cover image Out of the Shelter

Out of the Shelter

David Lodge. Penguin Books, $14 (288pp) ISBN 978-0-14-012279-4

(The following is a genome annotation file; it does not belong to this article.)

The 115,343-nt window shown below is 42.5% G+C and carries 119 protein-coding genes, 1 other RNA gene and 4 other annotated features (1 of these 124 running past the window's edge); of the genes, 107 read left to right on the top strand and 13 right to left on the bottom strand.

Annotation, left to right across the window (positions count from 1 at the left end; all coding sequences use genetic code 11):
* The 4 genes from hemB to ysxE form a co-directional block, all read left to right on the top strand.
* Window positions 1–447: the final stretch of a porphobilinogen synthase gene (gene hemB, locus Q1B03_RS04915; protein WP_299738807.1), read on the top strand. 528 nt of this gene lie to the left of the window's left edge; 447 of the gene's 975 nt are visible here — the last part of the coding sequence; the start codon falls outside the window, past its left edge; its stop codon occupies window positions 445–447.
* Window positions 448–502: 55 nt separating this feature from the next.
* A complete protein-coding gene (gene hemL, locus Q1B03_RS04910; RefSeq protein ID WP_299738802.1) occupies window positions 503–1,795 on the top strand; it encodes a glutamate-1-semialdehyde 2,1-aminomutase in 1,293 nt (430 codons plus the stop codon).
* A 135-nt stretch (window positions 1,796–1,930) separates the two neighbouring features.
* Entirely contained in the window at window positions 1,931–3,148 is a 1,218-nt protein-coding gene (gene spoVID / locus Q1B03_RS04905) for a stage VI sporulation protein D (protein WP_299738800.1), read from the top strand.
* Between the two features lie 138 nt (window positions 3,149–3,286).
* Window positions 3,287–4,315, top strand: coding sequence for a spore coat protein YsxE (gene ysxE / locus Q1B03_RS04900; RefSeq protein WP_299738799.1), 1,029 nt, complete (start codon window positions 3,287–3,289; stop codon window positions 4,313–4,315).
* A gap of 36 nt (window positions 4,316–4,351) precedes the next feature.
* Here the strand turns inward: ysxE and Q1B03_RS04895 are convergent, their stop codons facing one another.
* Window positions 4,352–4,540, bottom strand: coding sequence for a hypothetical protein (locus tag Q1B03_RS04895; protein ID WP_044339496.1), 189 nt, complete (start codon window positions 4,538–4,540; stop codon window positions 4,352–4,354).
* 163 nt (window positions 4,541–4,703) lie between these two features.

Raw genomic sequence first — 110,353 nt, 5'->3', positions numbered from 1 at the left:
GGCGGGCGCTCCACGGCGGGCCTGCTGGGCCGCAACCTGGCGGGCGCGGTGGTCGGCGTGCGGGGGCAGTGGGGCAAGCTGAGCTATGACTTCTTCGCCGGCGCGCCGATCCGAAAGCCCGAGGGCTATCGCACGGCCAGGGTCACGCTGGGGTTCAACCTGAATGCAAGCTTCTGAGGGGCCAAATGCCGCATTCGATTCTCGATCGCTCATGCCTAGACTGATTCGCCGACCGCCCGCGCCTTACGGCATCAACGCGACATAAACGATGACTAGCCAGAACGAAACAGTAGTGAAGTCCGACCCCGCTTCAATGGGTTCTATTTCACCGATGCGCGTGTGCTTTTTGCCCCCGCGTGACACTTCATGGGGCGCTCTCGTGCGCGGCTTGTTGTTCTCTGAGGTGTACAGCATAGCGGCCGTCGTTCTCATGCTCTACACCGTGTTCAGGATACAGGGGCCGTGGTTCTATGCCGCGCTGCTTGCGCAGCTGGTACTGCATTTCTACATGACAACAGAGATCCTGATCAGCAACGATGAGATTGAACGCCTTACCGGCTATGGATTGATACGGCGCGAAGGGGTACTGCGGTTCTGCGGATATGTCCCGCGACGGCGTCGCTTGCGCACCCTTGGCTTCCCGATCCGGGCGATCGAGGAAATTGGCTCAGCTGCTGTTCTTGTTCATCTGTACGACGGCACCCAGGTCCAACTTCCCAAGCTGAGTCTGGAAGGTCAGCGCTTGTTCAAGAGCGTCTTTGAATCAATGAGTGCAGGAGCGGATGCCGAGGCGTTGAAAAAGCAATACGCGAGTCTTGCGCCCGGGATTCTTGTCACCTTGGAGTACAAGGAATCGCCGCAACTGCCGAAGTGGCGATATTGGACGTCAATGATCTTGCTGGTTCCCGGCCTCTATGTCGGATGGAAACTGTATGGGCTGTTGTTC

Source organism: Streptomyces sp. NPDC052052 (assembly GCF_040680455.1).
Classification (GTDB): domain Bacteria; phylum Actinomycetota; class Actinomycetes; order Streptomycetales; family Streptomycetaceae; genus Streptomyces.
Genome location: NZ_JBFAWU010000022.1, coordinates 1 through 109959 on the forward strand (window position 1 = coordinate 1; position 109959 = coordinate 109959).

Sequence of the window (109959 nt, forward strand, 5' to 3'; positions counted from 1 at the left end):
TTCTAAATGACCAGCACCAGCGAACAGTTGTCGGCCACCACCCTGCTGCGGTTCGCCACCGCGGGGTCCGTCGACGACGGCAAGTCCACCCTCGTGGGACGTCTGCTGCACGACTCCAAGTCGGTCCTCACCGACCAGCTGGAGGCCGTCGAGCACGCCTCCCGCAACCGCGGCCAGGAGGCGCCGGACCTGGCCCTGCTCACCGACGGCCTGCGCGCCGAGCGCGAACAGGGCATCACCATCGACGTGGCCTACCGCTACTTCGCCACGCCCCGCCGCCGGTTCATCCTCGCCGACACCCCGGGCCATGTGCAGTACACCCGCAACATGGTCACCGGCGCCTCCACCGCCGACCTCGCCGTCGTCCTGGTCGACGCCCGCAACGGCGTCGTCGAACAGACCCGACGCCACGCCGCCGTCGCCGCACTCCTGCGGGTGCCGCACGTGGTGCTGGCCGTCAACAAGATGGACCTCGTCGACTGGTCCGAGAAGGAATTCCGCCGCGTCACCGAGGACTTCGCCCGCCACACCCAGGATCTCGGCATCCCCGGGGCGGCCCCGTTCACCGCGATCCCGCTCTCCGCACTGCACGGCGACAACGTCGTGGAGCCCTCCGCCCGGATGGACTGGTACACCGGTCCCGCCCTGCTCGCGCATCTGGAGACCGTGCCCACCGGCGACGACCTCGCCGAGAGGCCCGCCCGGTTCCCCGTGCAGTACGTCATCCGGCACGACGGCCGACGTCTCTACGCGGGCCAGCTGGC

In the first American edition of an atmospheric, often comic, semi-autobiographical novel, Lodge ( Nice Work ) adroitly limns the maturation of Londoner Timothy Young. During WW II, his family passes most nights in the air-raid shelter in his friend Jill's garden. After a bomb kills Jill and her mother, Tim and his mother are evacuated to the country, but soon return to London where, making his First Confession, Tim is wracked with guilt for concealing that he and Jill had touched each other's genitals. Terrified of Hitler, Tim has nightmares after seeing what was ``supposed to be a funny film'' about him-- The Great Dictator . Even after the war, goods are scarce and food still rationed. Later, when Tim is 16, his older sister, Kath, who works for the U.S. Army in Germany, suggests that Tim spend the summer with her. Away from his claustrophobic and puritanical working-class home, Tim is initiated into adulthood; he comes to terms with his own and Kath's sexuality, and his abject fear of the Nazis is conveniently alleviated by a meeting with an ex-Nazi who proves to be a gentle, melancholy old man. (Aug.)